The Count is bisexual, or at least rather curious.And just as his oh-so-corrupting manly wiles took in Lucy- he didn't exactly bother with the wiles with Mina- he's got a bit of a man-crush on Jonathan. Let's see- Very intent on keeping Harker in control. Even if it's for the sake of his delicious, delicious blood, keep in mind how modern interpretations of him feeding tend to go. Either overtly pleasurable and carnal or invasive and mind-rapey. (And if we're assuming the Englishman in Dracula's Guest is Harker too, or simply one of his predecessors, he's concerned enough personally to want to keep him safe, rather than simply sending away for another solicitor. And he does so by sending one of his big ol' wolves to keep him warm.) Declares Jonathan his and his alone when casting away the three Vampire Brides, and gets defensive when one of them knowingly taunts that he himself has never known love. Is incredibly irritated when Jonathan gets away, and takes it out on his virginal loved ones. And in the aftermath of his captivity, redolent with creepy themes of Stockholm syndrome and the Count's desire to be constantly in lordly control, apparently Jonathan's horror regarding what has transpired is enough to cause a nervous breakdown. How romantic. Sick and twisted, but romantic. More likely than him harboring a secret flame for Mina, anyway...
- There is evidence that some of the Hungarian mythos that Bram Stoker drew on views a vampire that drinks the blood of someone from the same sex as being effectively homosexual. His defense of Jonathan thus becomes much like a jealous lover. Also, culturally, Dracula represents the mistrusted foreigner to Stoker's London; but he may also represent the mistrusted homosexual, or at the very least deviant.
- Fairly ironic, considering Vlad Tspesh was so anti-homosexual that he had those who were convicted of sodomy impaled anally. Of course, that could just be overcompensating.
- At least one live action adaptation has Dracula getting a little too excited about Jonathan cutting his finger.
- Read the novel! The above sounds like the reaction Dracula has when Jonathan cuts himself shaving.
- In Nosferatu and its remake the Count actually tries to lick Harker's finger, freaking him out to no end. The novel's Dracula is a bit more restrained.
Running with this, Dracula targeted Mina for Revenge by Proxy not because her friends were hunting him...But because she married Jonathan.
Dracula was trying to get himself killed.Dracula hired Harker's firm to arrange the purchase of a bunch of homes in London. He then keeps Harker imprisoned, confiscating his letters but letting him keep his diary. The diary chronicles everything that Harker learned from his first-hand experience with a powerful vampire. Once Harker learns everything that he can, Dracula lets him escape back to England so he can tell people about his awful experiences. Meanwhile, the Count deliberately infects and kills a very prominent socialite who is being courted by three people who just happen to have the resources that can destroy him. One of whom was the student of Dr. Abraham Van Helsing, the world's foremost expert on vampires. Dracula himself hand-picked Quincy Morris, Dr. Seward and Lord Holmwood and gave them a motivation to hunt him down and kill him. With their direct experience in vampire hunting, they use their knowledge to hunt down and destroy every other vampire they can find. Dracula wanted to kill not only himself, but to destroy every other accursed vampire in the world.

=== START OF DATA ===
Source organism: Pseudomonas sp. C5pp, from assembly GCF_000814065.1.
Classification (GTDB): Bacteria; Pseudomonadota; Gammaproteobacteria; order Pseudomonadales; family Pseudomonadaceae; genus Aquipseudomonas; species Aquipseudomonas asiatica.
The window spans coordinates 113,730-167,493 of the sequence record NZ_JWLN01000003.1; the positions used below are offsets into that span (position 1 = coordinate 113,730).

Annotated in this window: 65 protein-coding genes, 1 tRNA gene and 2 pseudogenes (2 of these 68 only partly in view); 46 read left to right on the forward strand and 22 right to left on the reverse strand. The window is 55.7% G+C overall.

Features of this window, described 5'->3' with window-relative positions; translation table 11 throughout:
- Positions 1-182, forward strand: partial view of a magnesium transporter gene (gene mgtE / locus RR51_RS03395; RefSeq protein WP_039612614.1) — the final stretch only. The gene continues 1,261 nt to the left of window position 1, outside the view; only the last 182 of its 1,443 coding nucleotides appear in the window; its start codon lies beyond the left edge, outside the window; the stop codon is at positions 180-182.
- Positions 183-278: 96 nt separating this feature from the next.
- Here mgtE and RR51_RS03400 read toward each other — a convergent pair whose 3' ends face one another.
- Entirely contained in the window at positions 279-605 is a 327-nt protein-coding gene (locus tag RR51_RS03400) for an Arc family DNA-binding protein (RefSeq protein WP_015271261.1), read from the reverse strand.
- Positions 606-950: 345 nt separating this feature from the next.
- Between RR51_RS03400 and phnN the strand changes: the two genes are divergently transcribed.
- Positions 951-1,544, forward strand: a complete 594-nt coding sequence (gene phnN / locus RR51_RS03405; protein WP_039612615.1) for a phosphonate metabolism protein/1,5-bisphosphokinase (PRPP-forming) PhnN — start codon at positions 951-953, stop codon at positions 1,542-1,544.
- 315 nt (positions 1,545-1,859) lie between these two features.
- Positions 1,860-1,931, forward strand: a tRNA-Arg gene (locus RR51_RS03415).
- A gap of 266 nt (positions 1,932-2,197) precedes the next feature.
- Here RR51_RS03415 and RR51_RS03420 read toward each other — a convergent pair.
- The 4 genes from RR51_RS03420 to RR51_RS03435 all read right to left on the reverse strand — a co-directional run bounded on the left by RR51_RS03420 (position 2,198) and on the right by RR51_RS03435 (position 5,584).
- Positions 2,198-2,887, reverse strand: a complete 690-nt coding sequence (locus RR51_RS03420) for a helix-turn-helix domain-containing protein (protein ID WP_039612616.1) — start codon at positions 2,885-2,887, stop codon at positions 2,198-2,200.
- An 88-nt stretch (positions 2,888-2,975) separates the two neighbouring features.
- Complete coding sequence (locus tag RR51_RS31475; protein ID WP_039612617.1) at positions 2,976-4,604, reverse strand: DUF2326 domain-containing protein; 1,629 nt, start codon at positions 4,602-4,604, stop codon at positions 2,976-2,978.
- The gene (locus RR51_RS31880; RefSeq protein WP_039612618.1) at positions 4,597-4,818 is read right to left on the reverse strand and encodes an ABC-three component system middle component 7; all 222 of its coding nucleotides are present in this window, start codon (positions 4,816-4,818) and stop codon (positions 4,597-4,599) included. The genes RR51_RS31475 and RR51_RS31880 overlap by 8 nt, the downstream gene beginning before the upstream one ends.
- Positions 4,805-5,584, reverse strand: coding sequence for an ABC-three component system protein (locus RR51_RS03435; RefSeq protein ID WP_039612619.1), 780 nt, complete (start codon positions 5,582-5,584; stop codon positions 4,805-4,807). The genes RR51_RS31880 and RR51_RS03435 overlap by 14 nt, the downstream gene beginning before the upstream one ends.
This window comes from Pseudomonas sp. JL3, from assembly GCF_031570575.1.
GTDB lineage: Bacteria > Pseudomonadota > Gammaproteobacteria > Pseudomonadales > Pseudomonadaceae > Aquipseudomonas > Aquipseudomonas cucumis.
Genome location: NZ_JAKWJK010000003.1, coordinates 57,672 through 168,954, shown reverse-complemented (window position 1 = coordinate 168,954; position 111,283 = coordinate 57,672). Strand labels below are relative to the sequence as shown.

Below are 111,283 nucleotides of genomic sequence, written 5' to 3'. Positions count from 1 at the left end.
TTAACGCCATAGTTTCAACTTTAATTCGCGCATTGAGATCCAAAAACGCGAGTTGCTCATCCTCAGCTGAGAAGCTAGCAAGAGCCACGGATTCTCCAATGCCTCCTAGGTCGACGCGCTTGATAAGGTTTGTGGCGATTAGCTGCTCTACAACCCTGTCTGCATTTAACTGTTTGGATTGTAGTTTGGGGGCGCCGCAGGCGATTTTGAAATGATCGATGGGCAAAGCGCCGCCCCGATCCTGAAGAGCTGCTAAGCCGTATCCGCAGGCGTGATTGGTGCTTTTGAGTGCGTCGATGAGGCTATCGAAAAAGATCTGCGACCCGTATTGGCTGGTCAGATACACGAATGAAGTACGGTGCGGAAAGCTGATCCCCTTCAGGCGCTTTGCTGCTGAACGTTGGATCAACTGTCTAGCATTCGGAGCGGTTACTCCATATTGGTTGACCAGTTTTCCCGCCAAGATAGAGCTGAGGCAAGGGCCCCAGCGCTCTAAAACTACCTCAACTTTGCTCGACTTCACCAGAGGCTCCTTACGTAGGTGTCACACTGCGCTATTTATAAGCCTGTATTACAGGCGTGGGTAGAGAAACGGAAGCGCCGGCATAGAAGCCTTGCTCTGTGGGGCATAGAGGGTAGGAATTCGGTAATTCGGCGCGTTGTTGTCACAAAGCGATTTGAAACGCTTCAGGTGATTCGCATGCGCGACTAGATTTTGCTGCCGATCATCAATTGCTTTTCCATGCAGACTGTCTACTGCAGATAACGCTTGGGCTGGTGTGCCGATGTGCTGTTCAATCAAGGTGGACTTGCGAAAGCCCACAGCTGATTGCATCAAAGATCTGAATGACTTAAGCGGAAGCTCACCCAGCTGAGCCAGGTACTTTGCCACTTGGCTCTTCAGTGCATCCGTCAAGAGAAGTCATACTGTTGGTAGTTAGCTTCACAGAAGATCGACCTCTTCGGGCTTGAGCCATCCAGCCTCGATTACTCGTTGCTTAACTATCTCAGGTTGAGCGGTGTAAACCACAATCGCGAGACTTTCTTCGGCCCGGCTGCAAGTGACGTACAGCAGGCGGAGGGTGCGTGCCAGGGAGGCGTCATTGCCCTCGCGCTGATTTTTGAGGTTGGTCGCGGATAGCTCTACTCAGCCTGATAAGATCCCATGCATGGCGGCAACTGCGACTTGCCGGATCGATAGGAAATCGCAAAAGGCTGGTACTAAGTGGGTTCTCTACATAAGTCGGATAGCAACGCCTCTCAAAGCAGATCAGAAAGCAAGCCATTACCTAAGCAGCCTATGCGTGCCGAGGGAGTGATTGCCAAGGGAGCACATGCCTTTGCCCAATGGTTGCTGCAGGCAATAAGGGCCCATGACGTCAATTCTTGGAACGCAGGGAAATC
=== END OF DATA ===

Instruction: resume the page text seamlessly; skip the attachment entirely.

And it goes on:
- Something like this is implied in his "look of peace" as he dies—he may not have known it consciously, but the ennui he sought to satisfy by spreading his curse and control to England and the world at large is finally relieved by death.
Lucy's blood type is AB+.AB+ is known as the "Universal Receiver", thus explaining how she could get transfusions from a bunch of different people with no ill effects. Amusingly (or disturbingly, if you're aware of the Unfortunate Implications of the trope's origins), this fits nicely with her temperment, especially as depicted in League of Extraordinary Gentlemen.
- Lucy doesn't appear in League. You're thinking of Mina.
- And the blood type personality theory didn't exist yet. Not to mention it has long been disproved.
- However, the original WMG guess that Lucy was AB+ is still an interesting take. Probably something that could be worked into a modern adaptation.